Earlier this month, an experimental self-driving car (operating autonomously with a human also at the wheel) killed a pedestrian in Tempe, Arizona. This was the first pedestrian death in such a scenario, which has led to plenty of debate over who’s responsible when such a tragedy occurs. Yet as the above Getty photo (taken on March 28 in San Francisco) reveals, this didn’t take Uber’s self-driving cars off the streets for long, and now, there are real questions surrounding the hush-hush nature by which Uber was testing the program.
The Guardian has obtained emails between Uber and Arizona Governor Doug Ducey’s office, all of which reveal how Uber’s self-driving program began, secretly and with no public awareness, in August 2016 on Phoenix streets. After the fatal crash, Ducey suspended the program in Arizona, but the emails reportedly show that he was all for the self-driving testing, and Uber courted him aggressively with praise and offers to bring jobs and money into Arizona. Ducey then mandated an Uber-friendly policy at a ceremony where he nearly wore an Uber t-shirt (but changed his mind). Via The Guardian:
One of Ducey’s first acts as governor was to instruct officials not to pursue ride-share drivers over taxi licensing rules. Uber seemed to have secured a political ally in Ducey who signed a bill legalizing ride-sharing at a high-profile ceremony in April 2015, flanked by Uber and Lyft drivers and executives.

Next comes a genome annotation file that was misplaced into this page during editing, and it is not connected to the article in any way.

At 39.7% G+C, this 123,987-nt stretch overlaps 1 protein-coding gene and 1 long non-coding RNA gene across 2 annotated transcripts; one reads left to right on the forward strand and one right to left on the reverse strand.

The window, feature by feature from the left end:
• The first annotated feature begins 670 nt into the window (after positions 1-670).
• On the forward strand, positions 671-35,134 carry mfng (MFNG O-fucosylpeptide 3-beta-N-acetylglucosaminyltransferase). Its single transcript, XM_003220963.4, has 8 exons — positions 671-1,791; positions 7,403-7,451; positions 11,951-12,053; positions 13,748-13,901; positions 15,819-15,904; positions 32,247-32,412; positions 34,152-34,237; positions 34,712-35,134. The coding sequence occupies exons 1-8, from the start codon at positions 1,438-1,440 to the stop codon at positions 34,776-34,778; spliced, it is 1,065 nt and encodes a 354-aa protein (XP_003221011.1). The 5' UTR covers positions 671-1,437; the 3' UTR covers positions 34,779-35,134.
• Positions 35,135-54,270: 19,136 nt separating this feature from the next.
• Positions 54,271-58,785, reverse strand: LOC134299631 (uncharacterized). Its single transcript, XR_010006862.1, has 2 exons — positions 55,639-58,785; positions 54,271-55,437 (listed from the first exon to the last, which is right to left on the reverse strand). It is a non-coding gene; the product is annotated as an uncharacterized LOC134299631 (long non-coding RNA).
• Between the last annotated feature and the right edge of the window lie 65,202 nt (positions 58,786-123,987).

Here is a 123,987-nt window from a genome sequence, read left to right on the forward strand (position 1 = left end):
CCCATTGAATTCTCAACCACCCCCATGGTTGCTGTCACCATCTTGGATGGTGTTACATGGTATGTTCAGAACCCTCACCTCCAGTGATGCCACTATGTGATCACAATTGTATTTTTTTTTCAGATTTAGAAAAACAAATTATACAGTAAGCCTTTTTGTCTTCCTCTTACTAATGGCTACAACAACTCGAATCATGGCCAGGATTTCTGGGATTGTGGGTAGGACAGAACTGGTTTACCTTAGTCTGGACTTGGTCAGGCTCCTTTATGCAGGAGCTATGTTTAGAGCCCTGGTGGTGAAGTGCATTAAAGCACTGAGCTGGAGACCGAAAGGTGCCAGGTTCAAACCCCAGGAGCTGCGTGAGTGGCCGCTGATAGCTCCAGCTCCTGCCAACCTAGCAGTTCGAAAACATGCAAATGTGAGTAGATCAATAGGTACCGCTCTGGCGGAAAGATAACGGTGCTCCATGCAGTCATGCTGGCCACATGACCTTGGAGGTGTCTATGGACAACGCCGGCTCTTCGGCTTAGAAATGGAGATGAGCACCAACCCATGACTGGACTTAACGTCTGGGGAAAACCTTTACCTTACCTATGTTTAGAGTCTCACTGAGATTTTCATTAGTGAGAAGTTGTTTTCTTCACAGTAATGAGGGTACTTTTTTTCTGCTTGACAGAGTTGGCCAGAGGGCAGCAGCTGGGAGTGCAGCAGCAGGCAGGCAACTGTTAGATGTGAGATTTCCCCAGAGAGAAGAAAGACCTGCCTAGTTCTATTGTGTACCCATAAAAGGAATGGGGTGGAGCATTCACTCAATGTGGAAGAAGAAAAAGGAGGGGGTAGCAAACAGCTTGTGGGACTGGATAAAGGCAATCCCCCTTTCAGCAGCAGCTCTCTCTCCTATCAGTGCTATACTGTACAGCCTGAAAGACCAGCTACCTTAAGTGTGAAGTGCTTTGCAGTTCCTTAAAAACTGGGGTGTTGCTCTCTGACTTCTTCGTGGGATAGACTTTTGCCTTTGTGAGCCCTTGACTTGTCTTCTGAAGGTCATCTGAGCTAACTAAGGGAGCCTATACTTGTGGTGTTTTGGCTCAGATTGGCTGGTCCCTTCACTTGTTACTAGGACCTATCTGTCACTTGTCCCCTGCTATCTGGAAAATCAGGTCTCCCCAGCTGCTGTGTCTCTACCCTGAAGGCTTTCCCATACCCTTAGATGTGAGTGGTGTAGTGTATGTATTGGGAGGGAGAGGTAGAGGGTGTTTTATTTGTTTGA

In the run-up to the ceremony, Uber staff wrote to Ducey’s office with some questions. “Is the governor still interested in wearing an Uber shirt at the event? We’re looking into polo shirts, and it would be great to get his size,” wrote one. “Can we swap out the order and have the Uber driver [introduce the governor]?” wrote another. “I think this makes more sense since this is ultimately about them.” While Ducey’s team agreed to Uber’s scheduling preference, photographs from the signing show him wearing a plain blue shirt.
Despite the t-shirt omission, the emails reveal that Uber’s director of public policy and planning, Justin Kintz, sent a message that described Ducey as “a real thought leader on these innovation issues.” This was succeeded by Uber launching a customer service center in Phoenix in 2015, which was followed by Ducey’s announcement of a $25,000 Uber check for University of Arizona’s College of Optical Sciences. And then Ducey signed an executive order to allow Uber’s self-driving tests to commence in Arizona, and so much more.
The full timeline is a revealing one. Further, it’s notable that Ducey has ducked The Guardian‘s questions on why the program was kept secret, while Uber explained that it never made a public announcement because it was distracted with a Pittsburgh program. Further, it seems that someone at Uber suggested letting police know about this program, but it never happened. Not a good look for Uber or Ducey (or self-driving cars), for sure.
(Via The Guardian)